BAMF kicks off season at B’Ham Oasis: Lookout Arts Quarry

Story by The Crossing Guide - Photos by Willow

The Lookout Arts Quarry, located on a 61-acre site previously operated as an industrial rock quarry 12 miles south of Bellingham, WA was launched by a group of artists who took collective ownership of it in 2007 and have been establishing the land as an arts center ever since.

Ducks wander the property, while the rooster and hens are cooped up.

“We are about providing a creative space for artists, while also establishing a sustainable area for large festivals and events geared to supporting the community,” says Board Member Noodles, who is one of 31 shareholders of the site.

Upon entering the acreage, you are immediately encouraged to check in with the residents, who share a communal building close to the road entrance or are camped around the site. A hive of activity, the site is busiest during the spring and summer months (May to October).

Forested with Alder, Maple, Cottonwood, Birch, Cedar, wild mushrooms, moss grassy fields and rock roads, you’ll also find performance spaces, stages, a saloon-styled structured in a round, and a swimming hole. Upon walking past the main building, you are overwhelmed by the openness and diversity of structures around the site. Some integrated, others simply planted, it feels like a cross between a farm and a park, with a parade of vistas, flora, and fauna abounding in all directions.

The former quarry is now a swimming hole

The first big event this season happens May 6 to 7; BAMF: Bellingham Arts and Music Festival, billed as Bellingham’s first locally-based overnight arts fest aimed at celebrating as much of this city’s art community in a 24-hour period, it runs from noon-noon with a promise to have performances all through the night.

Vendors and performers include musicians from the area, coffee, Mexican food vendors, artists, environmental advocacy groups such as Students for The Salish Sea and Girls Rock Camp will provide an opportunity for young musicians to perform, many for the first time in public.

“We don’t really see ourselves as an enclave,” says resident Jared, who has been associated with the community for seven years.

The idea is to integrate activities with those who are invested in the community, either through work or through personal investment. Thus, a welcoming ethos permeates the acreage.

“We are very much encouraged by new ideas,” says newer resident Bemya, who is about to become a shareholder based on his personal investment of helping to construct a new structure on the property.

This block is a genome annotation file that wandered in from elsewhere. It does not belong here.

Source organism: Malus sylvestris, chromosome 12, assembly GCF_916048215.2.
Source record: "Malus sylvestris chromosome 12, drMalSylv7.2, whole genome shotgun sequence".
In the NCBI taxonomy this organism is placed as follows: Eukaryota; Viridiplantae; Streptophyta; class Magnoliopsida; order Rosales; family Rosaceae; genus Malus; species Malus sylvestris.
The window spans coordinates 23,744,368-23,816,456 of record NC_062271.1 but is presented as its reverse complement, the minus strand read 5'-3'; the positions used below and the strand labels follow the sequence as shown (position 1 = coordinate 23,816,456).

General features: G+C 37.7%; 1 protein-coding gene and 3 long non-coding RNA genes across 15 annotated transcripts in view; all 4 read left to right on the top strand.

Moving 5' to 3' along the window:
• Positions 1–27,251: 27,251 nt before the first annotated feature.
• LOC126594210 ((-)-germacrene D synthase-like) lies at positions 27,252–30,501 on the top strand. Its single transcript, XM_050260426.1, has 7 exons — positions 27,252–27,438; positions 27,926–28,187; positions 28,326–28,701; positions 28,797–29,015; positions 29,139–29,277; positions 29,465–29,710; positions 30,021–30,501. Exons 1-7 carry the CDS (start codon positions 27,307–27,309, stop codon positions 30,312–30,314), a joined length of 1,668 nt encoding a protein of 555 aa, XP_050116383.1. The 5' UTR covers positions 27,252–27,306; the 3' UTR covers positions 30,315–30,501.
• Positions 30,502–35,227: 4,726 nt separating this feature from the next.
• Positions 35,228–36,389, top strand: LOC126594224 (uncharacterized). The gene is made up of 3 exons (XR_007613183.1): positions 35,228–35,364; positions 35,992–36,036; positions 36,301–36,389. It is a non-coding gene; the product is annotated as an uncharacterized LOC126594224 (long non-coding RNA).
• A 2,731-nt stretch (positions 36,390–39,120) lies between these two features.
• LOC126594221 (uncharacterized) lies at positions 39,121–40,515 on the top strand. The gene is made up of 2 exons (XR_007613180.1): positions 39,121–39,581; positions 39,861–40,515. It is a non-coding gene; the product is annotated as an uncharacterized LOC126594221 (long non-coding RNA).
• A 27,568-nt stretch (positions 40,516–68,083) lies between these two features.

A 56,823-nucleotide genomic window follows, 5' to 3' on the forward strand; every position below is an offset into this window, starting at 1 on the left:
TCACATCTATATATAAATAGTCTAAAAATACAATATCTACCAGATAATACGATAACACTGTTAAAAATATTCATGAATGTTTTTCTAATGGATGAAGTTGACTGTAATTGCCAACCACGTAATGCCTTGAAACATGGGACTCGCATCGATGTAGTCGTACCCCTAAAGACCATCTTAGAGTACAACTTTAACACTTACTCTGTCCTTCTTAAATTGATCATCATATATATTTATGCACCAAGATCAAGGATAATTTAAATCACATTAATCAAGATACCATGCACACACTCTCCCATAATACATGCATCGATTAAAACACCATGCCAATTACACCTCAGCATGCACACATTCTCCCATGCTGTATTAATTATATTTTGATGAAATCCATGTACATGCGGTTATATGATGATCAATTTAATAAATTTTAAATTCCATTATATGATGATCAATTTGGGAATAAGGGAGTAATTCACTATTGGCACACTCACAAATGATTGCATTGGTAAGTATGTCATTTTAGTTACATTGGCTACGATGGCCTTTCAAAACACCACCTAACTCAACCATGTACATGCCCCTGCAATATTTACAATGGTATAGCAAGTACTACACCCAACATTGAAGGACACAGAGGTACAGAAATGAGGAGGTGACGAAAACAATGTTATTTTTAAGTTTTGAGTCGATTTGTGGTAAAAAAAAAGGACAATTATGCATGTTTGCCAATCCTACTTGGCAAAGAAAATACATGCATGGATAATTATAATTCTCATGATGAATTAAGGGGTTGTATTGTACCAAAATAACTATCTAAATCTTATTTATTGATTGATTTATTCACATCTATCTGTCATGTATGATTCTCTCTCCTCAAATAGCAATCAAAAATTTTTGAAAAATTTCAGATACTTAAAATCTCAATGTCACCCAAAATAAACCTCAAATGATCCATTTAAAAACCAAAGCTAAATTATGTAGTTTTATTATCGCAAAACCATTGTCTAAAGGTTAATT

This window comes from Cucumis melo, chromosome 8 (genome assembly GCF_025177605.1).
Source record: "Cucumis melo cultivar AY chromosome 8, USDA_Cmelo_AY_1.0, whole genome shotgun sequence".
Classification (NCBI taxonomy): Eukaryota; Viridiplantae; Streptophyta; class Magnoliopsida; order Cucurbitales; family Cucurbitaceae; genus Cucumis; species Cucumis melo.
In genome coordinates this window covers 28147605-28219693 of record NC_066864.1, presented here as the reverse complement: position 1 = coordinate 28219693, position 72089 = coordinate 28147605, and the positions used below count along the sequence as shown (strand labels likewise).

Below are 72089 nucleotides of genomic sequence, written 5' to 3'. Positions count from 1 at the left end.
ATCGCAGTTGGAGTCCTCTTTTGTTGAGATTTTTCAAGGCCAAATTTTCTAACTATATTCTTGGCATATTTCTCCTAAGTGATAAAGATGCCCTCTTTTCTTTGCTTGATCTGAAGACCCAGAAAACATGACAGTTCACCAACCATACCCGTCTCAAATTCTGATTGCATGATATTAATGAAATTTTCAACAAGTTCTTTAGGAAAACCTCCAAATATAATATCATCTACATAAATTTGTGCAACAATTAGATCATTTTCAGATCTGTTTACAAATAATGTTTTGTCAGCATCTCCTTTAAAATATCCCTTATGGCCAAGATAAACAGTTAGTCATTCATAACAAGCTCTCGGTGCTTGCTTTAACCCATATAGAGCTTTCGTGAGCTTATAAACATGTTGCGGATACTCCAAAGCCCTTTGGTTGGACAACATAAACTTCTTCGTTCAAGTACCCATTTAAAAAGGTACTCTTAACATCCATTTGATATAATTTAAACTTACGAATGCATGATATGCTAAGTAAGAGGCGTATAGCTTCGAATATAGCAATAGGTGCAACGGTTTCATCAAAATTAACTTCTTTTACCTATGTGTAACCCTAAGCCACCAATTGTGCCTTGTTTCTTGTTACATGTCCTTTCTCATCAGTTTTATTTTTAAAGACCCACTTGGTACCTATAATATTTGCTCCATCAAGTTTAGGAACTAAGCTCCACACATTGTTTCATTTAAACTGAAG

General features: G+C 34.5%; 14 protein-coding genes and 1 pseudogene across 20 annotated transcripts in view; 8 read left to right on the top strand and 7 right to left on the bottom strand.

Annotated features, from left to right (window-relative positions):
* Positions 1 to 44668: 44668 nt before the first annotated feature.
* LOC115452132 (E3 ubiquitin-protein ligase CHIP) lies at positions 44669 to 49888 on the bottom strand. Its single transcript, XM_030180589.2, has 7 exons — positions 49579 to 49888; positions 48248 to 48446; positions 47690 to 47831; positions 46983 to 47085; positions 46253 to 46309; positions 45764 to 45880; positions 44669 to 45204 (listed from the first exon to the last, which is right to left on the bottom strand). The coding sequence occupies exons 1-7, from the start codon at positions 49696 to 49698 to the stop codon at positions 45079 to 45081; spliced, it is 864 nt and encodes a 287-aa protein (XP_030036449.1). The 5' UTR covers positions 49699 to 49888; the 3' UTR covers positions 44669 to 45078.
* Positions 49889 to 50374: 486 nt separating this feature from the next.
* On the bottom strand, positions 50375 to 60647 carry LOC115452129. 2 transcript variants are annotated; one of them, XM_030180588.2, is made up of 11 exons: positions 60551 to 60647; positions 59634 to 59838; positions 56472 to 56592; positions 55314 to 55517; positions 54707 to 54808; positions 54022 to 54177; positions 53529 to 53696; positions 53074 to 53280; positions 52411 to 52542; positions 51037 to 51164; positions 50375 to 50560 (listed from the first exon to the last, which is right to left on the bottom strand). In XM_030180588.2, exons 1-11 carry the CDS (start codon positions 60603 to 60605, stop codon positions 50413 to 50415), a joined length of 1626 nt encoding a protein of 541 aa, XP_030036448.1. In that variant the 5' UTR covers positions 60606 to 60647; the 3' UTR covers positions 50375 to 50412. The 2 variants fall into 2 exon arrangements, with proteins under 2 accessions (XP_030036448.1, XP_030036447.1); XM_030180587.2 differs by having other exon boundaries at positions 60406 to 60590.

“The open concept can be alarming, if not a little confusing,” he admits. “But I’ve been associated with the Quarry now for a few years. So, I’ve gotten used to the desire to balance new ideas with a flexible structure that supports growth and change.”

An oasis of natural beauty

“It’s like a structure in motion.” says Noodles, who also cares for the chickens and ducks that wander the property. “The goal is to be able to pass it on, flexibility allows the project to adapt to changing times and continue to be relevant to the next generation and the new people that engage with it.”

As the group gathers for a communal lunch break from building a roof on one of the performance spaces, the group is in discussion about how to ensure that the nature preserve, fruit trees, and fertile soil gardens will be protected from what is expected to be a large group of people coming on the property for a 24-hour festival.

Lunch in the common room

“I’ve been talking to the organizers,” says Bemya, “and they seem committed to ensuring that the natural areas are protected, but let’s face it, waste is going to be the biggest concern and that the organizers are clear on the importance of maintaining and securing the natural ecosystem.”

But as a space for creativity, the Lookout Arts Quarry is primarily an artists’ residency that provides showings and special touring performances. Local and international artists of various disciplines spend time immersed in the development of new work, presenting it at the end of their stay and before they take it on the road.

“These artist showings have a raw and authentic quality to them,” says Noodles. “The work is vulnerable, unpredictable and richly creative.”

The visit finishes off with a hug and a smile as Noodles wishes us off and casually suggests that talking to a journalist is a new experience for them, but that a calm, relaxed tone is really what we are about, and myself and photographer Willow appear to have made the grade. So, we’ll be back over the summer and we hope our readers will too.

Getting there:

Upcoming events:

Northwest Recess  –  Aug. 10 to 13

Circus Campout  –  Aug. 24 to 27

Sh’Bang! – Sept. 8 to 10

Cascadia Skillshare and Barter Fair –Sept. 16 to 17

About Phil Saunders (17 Articles)
I have been a professional writer since 1988 when I began my career as a music journalist. In 1998 I began working at CBC, after returning to work with a Master's in journalism from the University of Western Ontario. In 2000 I co-produced a feature film that was screened at the Toronto International Film Festival among other North American film festivals. In 2016 I published a book on the Toronto underground music scene called No Flash Please: Underground Music in Toronto 1987-1992. I am also a photographer and documentary filmmaker.